Salt and fluid is continuously secreted into and cleared from the pleural space in mammals. The present, widely accepted concept with regard to pleural fluid is that the volume of pleural liquid results from a balance of liquid in- and outflow, governed by Starling forces acting in the presence and absence of inflammation. Lymphatic drainage through amiloride-sensitive parietal pleura stomas, and electrolyte-coupled liquid absorption through the mesothelium of both sides, are major pathways for pleural fluid clearance (4
). A similar scenario exists in the context of malignant pleural mesothelioma, which is characterized by extravascular fibrin deposition, consistent with the aberrant fluid transport that characterizes most forms of solid neoplasia (38
). As abnormal fluid transport is implicated in the pathogenesis of pleural inflammation and neoplasia, we designed this study to incorporate analyses of both pleural mesothelial tissues and cultures of pleural mesothelial and malignant mesothelioma cells. Our results, for the first time, clearly show that epithelial Na+
channels are expressed in pleural mesothelial and malignant mesothelioma cells at the steady-state mRNA and protein levels. Furthermore, the biophysical properties of the channel in these cells, including ion permeability, amiloride sensitivity, Na+
dependence, unitary conductance, and responses to cyclic nucleotides, conform to those of amiloride-inhibitable Na+
channels. These observations suggest that ENaC in mesothelial or malignant mesothelioma cells may be a rate-limiting step for removing pleural fluid or perineoplastic fluids, respectively.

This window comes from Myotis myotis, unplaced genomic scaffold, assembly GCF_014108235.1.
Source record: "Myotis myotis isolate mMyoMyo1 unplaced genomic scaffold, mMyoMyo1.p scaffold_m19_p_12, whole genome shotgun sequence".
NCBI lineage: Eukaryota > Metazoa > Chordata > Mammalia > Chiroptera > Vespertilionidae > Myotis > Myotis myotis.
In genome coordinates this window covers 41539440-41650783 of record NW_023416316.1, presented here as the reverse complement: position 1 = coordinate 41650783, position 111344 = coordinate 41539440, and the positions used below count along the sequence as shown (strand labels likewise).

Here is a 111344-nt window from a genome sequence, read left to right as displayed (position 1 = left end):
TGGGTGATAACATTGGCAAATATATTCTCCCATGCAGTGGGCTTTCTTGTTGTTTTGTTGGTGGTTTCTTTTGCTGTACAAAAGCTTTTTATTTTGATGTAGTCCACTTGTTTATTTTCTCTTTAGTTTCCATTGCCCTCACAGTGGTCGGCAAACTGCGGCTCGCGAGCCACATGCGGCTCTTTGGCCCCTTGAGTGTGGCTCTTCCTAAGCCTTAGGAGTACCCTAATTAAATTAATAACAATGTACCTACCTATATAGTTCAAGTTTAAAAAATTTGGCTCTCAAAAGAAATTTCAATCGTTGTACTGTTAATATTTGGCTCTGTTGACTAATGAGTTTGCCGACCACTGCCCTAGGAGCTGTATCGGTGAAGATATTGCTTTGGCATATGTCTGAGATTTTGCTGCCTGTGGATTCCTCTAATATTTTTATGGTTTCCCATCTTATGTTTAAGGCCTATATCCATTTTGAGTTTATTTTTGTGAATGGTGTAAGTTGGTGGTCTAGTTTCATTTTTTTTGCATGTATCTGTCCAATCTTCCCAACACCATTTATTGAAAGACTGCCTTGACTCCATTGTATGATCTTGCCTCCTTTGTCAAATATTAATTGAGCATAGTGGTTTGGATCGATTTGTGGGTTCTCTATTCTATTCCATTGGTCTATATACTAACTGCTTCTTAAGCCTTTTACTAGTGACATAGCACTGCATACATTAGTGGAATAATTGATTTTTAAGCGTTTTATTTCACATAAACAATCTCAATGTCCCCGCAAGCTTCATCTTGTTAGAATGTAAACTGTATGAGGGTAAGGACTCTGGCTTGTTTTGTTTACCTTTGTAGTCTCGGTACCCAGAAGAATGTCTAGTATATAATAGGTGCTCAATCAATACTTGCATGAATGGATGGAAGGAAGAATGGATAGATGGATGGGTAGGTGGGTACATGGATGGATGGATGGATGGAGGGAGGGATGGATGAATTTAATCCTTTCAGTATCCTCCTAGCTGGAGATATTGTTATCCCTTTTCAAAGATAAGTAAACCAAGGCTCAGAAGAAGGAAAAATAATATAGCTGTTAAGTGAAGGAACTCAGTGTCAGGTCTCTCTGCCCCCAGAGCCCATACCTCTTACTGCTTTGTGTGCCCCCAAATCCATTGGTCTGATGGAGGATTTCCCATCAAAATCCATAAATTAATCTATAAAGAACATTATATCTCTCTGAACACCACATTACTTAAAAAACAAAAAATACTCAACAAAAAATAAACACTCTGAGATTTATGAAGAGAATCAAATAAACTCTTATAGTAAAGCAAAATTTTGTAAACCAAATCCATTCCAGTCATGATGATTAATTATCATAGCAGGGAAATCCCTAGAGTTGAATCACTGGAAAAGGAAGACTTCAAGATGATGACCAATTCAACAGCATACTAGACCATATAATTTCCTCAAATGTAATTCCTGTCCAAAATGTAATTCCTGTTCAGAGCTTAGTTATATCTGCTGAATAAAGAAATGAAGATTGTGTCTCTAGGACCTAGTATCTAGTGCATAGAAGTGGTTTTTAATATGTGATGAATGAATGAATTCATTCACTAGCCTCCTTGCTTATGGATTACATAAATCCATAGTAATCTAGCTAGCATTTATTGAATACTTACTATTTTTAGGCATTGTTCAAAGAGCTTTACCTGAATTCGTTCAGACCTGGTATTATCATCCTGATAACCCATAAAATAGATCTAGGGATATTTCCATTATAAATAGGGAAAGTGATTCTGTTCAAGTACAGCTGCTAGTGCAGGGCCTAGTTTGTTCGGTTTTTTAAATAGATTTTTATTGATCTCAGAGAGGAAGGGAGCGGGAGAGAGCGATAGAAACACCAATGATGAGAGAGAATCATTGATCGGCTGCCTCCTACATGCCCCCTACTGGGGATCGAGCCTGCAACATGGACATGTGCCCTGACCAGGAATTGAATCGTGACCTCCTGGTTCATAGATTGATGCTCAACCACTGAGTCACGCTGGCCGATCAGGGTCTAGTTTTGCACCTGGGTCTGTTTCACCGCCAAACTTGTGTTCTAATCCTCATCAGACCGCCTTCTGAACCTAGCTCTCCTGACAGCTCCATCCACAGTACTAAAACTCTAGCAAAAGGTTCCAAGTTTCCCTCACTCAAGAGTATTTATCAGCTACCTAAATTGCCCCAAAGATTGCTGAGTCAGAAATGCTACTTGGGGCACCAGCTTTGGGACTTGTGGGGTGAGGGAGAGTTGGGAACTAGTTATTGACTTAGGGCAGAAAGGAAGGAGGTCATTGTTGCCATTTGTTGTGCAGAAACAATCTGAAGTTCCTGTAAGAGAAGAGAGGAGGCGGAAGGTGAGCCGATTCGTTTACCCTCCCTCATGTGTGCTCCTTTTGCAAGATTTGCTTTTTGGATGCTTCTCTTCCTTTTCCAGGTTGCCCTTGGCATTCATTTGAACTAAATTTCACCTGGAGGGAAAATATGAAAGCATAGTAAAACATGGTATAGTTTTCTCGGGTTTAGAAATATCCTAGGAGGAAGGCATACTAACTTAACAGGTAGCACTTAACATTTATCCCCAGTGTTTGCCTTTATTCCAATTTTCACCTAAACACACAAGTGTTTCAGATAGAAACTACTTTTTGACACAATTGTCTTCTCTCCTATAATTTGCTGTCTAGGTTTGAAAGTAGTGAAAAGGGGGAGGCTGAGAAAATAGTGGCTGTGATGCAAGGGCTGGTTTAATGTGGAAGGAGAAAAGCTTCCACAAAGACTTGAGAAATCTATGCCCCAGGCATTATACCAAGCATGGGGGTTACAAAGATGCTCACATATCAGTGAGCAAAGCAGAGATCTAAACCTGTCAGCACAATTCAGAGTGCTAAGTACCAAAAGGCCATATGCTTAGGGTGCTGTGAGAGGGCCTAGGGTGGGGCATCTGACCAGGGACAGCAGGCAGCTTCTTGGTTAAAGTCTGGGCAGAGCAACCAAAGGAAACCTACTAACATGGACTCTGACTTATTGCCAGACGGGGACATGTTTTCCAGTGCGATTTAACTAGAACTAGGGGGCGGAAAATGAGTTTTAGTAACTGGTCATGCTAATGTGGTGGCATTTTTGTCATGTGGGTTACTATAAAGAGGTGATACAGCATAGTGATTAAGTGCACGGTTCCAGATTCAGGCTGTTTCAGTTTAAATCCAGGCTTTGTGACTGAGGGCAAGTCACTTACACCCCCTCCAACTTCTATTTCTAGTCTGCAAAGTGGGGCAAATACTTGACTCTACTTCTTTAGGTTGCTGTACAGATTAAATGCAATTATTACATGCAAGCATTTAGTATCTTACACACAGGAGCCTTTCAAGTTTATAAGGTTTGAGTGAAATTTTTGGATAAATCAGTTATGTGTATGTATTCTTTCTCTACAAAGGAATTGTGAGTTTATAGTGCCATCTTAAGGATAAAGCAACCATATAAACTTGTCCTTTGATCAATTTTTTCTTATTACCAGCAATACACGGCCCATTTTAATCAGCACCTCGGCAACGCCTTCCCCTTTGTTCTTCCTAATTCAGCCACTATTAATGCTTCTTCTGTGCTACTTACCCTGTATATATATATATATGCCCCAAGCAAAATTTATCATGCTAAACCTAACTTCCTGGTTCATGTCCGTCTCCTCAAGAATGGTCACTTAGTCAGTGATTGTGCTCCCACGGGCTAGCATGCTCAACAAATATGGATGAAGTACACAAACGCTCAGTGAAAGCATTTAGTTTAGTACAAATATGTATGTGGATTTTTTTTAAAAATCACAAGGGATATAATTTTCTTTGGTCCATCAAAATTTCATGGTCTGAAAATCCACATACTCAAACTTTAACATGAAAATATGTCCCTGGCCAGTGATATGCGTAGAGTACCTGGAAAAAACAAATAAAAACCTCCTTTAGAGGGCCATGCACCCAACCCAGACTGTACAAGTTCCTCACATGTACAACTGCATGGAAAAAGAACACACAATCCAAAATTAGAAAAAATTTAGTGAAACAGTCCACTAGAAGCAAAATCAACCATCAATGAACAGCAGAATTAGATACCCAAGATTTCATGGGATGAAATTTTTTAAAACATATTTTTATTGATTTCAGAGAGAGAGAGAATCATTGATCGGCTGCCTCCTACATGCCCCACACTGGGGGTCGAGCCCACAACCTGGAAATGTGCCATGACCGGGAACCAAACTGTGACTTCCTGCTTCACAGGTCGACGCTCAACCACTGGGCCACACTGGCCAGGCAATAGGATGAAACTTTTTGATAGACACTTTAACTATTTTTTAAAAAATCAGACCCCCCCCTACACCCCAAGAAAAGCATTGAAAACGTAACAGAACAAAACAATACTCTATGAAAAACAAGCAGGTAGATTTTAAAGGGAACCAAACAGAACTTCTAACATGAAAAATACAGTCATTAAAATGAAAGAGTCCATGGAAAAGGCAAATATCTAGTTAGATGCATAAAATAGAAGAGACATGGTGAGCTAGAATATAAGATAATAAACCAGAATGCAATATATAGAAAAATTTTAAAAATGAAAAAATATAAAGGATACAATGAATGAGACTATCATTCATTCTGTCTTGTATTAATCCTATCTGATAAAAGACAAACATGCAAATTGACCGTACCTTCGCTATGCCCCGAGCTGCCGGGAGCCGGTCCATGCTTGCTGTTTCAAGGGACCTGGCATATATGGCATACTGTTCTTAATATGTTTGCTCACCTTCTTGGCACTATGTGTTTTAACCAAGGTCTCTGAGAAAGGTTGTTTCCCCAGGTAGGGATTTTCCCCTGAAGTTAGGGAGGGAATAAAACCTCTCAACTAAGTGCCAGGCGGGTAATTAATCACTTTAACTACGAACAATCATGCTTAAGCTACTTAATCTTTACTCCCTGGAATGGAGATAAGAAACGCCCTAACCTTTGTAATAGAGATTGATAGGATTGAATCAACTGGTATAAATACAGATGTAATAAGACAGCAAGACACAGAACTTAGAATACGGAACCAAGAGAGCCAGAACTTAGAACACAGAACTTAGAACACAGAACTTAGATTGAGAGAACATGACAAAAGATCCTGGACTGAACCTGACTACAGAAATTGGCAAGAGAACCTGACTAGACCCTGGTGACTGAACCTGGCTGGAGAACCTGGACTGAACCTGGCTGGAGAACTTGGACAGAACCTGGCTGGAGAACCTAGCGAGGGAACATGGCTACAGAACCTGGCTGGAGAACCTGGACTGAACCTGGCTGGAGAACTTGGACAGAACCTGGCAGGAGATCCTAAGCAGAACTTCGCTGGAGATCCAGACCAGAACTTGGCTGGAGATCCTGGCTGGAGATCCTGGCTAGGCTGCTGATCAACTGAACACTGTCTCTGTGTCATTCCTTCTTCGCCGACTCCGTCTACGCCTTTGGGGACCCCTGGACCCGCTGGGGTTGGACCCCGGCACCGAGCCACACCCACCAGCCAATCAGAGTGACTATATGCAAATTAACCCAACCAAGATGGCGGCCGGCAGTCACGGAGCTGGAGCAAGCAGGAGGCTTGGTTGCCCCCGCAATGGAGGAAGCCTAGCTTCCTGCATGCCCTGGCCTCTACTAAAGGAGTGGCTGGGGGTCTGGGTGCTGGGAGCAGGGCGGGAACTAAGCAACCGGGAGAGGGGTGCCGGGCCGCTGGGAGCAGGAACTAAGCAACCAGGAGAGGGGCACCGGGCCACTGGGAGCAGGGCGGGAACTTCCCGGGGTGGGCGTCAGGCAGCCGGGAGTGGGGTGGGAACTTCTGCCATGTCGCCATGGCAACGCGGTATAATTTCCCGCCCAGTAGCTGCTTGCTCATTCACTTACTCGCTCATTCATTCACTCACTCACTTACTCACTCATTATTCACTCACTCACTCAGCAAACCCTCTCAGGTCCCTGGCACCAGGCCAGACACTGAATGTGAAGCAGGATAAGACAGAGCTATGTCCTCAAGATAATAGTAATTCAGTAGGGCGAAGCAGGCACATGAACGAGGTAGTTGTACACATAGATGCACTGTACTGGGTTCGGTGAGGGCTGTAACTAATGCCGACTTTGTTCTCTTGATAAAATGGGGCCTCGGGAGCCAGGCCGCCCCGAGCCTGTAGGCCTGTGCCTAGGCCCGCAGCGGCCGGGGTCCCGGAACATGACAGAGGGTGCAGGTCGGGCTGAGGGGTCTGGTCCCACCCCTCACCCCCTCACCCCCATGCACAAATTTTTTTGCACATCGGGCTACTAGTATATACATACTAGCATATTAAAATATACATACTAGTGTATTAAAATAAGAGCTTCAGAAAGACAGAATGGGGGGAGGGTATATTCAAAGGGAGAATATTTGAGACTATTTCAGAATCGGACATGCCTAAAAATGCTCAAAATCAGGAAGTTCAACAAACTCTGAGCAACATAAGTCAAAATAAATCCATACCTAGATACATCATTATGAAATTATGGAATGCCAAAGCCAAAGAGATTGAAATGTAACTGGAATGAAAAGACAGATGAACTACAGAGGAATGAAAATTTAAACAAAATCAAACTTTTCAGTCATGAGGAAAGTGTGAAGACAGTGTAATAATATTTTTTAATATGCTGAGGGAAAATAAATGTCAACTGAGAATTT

The expression pattern in human and mouse mesothelial cells is identical to that in H441 cells, a human Clara epithelial cell line (10
). Our RT-PCR and immunoassays, including Western blot and immunofluorescence studies, show that four ENaC subunits—namely, α, β, γ, and δ ENaC—are expressed in human primary mesothelial cells and M9K cell lines. We were unable to examine β ENaC protein expression in cell lysates, due to the lack of an anti–β ENaC antibody suitable for Western blotting. Our data, demonstrating ENaC expression at the mRNA and protein levels, prompted us to examine the functional expression of ENaC in mesothelial cells. For the majority of the electrophysiological experiments, we used M9K cells as a model, as these cells are easy to grow and have stable, consistent biophysical properties.
The differences in amiloride sensitivity observed between pleural tissues and single M9K cells can be explained by the voltage dependence of amiloride blockade, as described by several groups (14
). Amiloride carries a positive charge, and its binding site is located at the outer mouth of the channel pore, within the electrical field. It has been confirmed that the inhibitory efficiency of amiloride is less at depolarized Vm
). The holding potential for pleural tissues and M9K monolayer cells was 5 mV, whereas −100 mV was used for patch clamping single M9K cell. The difference in Vm
between these two sets of experiments may result in differences in amiloride sensitivity. On the other hand, the value of IC50